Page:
“I have no regrets whatsoever. I am 100 percent happy here, [and] I absolutely love Middlebury,” Danne said. “Now that I am here and have had a year at Middlebury, I honestly cannot consider going to a different school. I have had an amazing time at this school, and the people are fantastic. I cannot imagine myself at Dartmouth.”

Illustration by Julia Frankus

Not only does rejection serve as a great opportunity for a new educational path, but it can also open one’s eyes to a new reality. Christian Royal, a Redwood 2021 alum and current freshman at College of Marin, had this realization and took a different educational path than he had previously planned. Since he did not get into his top choices, the University of California Berkeley (UC Berkeley) or the University of California Los Angeles (UCLA), Royal adopted the “rejection is redirection” mindset.

“[When I was rejected from the UCs,] I became more realistic and optimistic. [Rejection] acknowledges the fact that, although it sucks I didn’t get into these colleges, there are actually a lot of opportunities here at College of Marin,” Royal said. “Our tuition is paid for [by College of Marin or is significantly lower than other colleges,] we have top-notch professors and we have smaller classes. There are a lot of advantages in going to College of Marin and any community college in general.”

According to various career specialists, including Bjursten, everyone ends up in a place that works for them. Both Danne and Royal are satisfied with their college decision, even though it looks a little different than they imagined in high school. 

“I 100 percent believe [that there is a place for everyone after high school,] and I think that there is not just one place but a lot of different great opportunities,” Bjursten said. “Give yourself the flexibility to change your mind. Even after you get admitted to a school and try it out, a lot of people transfer if it is not the right match for them. If you are super happy where you are, that is awesome, but it doesn’t have to be this weighty, all-in-one decision like you have to make this perfect choice. You can find what is right for you.”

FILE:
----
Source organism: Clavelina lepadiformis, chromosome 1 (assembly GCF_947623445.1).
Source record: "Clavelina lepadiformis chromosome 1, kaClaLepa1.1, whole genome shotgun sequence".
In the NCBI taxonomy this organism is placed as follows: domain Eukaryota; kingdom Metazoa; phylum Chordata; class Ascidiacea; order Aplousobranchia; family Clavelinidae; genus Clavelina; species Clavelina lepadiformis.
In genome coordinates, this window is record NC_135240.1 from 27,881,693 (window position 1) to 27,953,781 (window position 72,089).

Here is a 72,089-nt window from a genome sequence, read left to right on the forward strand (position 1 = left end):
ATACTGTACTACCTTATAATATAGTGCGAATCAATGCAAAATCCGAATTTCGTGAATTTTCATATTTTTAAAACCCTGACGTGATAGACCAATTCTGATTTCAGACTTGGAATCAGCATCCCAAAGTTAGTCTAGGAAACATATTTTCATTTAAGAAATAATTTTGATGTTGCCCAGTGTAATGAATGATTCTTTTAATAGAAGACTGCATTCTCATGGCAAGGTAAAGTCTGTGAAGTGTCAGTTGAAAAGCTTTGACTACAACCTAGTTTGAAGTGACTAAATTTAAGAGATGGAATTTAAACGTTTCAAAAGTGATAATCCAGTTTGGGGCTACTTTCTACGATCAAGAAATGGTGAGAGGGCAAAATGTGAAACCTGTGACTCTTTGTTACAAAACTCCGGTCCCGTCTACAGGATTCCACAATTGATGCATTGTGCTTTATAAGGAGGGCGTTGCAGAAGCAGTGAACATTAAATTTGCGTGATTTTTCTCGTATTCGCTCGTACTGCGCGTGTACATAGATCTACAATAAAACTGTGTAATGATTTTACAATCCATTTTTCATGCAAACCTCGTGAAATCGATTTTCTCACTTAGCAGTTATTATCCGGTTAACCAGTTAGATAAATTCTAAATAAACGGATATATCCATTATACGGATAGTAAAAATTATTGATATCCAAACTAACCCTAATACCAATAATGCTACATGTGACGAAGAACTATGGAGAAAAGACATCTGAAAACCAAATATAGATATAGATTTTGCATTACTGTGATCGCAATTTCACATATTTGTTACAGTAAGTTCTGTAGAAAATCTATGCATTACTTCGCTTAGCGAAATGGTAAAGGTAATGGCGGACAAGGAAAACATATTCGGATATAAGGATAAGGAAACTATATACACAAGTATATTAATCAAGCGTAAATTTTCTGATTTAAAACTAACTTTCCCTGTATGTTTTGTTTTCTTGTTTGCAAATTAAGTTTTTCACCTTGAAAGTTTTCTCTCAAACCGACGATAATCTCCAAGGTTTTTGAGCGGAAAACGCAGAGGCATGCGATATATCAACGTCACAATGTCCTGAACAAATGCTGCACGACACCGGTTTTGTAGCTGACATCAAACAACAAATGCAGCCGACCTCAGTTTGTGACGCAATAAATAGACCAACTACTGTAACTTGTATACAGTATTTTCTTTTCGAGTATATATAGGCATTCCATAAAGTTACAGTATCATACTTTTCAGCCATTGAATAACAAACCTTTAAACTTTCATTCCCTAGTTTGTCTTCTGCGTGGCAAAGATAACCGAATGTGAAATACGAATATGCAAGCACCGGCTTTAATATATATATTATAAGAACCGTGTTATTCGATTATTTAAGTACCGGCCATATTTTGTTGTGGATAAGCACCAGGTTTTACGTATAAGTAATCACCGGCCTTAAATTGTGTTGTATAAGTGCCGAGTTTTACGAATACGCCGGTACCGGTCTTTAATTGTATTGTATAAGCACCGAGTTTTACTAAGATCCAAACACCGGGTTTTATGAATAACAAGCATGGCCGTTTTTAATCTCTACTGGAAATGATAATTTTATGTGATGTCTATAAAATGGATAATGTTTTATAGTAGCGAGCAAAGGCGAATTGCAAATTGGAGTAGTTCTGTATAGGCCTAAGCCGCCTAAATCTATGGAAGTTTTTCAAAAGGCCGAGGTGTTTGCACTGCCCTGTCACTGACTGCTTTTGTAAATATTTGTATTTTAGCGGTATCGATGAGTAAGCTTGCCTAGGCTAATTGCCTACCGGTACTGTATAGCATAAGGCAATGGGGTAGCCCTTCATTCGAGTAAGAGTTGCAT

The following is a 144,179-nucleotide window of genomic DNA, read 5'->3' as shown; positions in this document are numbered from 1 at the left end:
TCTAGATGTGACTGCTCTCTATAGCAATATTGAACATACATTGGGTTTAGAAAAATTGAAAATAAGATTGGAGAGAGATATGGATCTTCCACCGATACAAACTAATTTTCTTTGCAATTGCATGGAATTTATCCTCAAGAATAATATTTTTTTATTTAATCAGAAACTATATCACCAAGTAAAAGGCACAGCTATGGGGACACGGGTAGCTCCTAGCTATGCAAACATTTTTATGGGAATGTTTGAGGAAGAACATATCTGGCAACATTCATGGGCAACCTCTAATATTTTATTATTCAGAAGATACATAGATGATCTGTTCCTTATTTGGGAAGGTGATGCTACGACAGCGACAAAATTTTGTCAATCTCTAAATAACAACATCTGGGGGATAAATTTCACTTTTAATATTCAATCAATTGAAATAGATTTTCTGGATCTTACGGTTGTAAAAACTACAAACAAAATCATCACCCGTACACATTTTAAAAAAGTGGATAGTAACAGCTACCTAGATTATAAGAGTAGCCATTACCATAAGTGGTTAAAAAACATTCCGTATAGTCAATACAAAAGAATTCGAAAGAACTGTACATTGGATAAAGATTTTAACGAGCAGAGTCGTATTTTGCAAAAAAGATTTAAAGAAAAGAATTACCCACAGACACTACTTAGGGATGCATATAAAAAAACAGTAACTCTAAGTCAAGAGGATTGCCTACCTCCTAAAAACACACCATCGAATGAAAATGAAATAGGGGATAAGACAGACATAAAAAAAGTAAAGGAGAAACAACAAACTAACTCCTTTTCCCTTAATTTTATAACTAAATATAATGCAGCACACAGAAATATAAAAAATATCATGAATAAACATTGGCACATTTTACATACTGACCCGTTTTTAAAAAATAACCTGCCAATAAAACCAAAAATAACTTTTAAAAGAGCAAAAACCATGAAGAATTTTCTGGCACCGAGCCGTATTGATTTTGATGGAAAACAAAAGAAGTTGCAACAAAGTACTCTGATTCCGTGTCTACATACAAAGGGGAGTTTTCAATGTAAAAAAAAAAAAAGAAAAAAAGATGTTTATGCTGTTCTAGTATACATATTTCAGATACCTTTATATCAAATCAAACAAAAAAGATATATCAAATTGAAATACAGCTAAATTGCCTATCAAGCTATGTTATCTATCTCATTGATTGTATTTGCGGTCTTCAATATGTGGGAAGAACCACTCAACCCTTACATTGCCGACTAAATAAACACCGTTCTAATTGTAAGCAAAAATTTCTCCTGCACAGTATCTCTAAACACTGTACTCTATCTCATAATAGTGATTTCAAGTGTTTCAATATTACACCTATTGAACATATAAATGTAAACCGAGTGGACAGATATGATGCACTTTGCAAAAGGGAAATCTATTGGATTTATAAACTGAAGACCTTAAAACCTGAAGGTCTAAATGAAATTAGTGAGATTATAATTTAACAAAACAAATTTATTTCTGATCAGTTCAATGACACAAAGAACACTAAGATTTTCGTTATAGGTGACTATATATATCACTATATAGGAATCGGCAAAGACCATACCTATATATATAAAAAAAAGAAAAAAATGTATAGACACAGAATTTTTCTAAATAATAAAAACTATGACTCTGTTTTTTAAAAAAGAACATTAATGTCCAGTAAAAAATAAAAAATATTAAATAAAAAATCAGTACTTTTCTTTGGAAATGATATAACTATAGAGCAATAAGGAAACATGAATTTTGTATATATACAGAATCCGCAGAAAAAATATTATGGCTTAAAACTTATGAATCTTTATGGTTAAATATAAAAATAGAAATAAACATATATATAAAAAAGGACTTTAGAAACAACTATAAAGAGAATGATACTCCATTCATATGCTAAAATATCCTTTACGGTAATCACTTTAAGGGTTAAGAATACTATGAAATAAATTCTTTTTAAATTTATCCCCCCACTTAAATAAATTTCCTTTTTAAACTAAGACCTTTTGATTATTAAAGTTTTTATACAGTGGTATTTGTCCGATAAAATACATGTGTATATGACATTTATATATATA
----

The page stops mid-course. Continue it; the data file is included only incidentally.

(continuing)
Although there is a school for everyone, it is important to love where you attend. Bjursten suggests applying to a variety of schools that students could see themselves at to enable numerous opportunities and security in the college admissions process. 

Standing in front of College of Marin, Royal positions himself for a photo before proceeding to his classes. (Photo courtesy of Christian Royal)

“A gap year is a great option, [and] community college is a great option, but do not settle for something that is less than what you want,” Bjursten said. “I think it is really important to only have schools on your college list that are schools you are interested in. So what does rejection even mean? You are still going somewhere that you thought was awesome for one reason or another. Even if it is not your first choice, it can be your 10th choice, but it shouldn’t be on your list unless it is somewhere you are interested in.”

Safety schools can often be overlooked, but finding these colleges are important because each year, colleges become more competitive. Data from the national 2022 admission results show a significant drop in acceptances, according to Prepory, a college admissions and career coaching company. For instance, Northeastern University’s acceptance rate dropped from 20 percent to seven percent this year, displaying this increased competitiveness. 

Although attending prestigious universities is realistic for some people, it is recommended that students adopt the “rejection is redirection” mindset and become okay with the fact that rejection is something everyone faces. According to a May 2022 Bark survey, 48 percent of seniors at Redwood were rejected from their top college, causing them to pursue a different path than originally planned. 

“I think that failure is really important. It is not like failure [does not] suck, because it obviously does, but your successes are [not] measured in terms of your failures. I have had my fair share of failures, … but you really just have to revel in your defeat and bounce back from it,” Royal said. “Redirection from rejection is a really important skill for making students much more resilient both during college [and] outside in their lives and their careers.”

Spending time with his friends at Middlebury, Danne snaps a picture as they walk to admire the colorful sunset. (Photo courtesy of Michael Danne)